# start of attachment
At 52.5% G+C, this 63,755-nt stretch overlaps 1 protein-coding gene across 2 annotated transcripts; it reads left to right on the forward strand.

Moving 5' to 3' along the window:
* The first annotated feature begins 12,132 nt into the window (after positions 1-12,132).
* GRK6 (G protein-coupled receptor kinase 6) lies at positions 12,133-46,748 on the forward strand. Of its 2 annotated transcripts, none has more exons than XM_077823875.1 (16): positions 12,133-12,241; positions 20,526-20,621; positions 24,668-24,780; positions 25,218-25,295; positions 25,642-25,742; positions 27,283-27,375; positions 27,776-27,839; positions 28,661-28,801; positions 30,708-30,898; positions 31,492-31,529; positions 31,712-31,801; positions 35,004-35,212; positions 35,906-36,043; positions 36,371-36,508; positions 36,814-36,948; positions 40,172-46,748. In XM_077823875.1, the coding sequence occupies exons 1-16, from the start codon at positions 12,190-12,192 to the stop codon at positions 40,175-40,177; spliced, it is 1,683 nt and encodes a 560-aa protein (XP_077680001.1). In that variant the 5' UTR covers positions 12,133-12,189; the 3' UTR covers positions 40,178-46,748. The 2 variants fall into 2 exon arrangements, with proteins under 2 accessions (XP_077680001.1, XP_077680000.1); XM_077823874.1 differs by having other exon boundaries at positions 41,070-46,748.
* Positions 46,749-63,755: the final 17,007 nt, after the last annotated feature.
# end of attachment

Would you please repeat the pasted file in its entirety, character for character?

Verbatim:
At 52.5% G+C, this 63,755-nt stretch overlaps 1 protein-coding gene across 2 annotated transcripts; it reads left to right on the forward strand.

Moving 5' to 3' along the window:
* The first annotated feature begins 12,132 nt into the window (after positions 1-12,132).
* GRK6 (G protein-coupled receptor kinase 6) lies at positions 12,133-46,748 on the forward strand. Of its 2 annotated transcripts, none has more exons than XM_077823875.1 (16): positions 12,133-12,241; positions 20,526-20,621; positions 24,668-24,780; positions 25,218-25,295; positions 25,642-25,742; positions 27,283-27,375; positions 27,776-27,839; positions 28,661-28,801; positions 30,708-30,898; positions 31,492-31,529; positions 31,712-31,801; positions 35,004-35,212; positions 35,906-36,043; positions 36,371-36,508; positions 36,814-36,948; positions 40,172-46,748. In XM_077823875.1, the coding sequence occupies exons 1-16, from the start codon at positions 12,190-12,192 to the stop codon at positions 40,175-40,177; spliced, it is 1,683 nt and encodes a 560-aa protein (XP_077680001.1). In that variant the 5' UTR covers positions 12,133-12,189; the 3' UTR covers positions 40,178-46,748. The 2 variants fall into 2 exon arrangements, with proteins under 2 accessions (XP_077680001.1, XP_077680000.1); XM_077823874.1 differs by having other exon boundaries at positions 41,070-46,748.
* Positions 46,749-63,755: the final 17,007 nt, after the last annotated feature.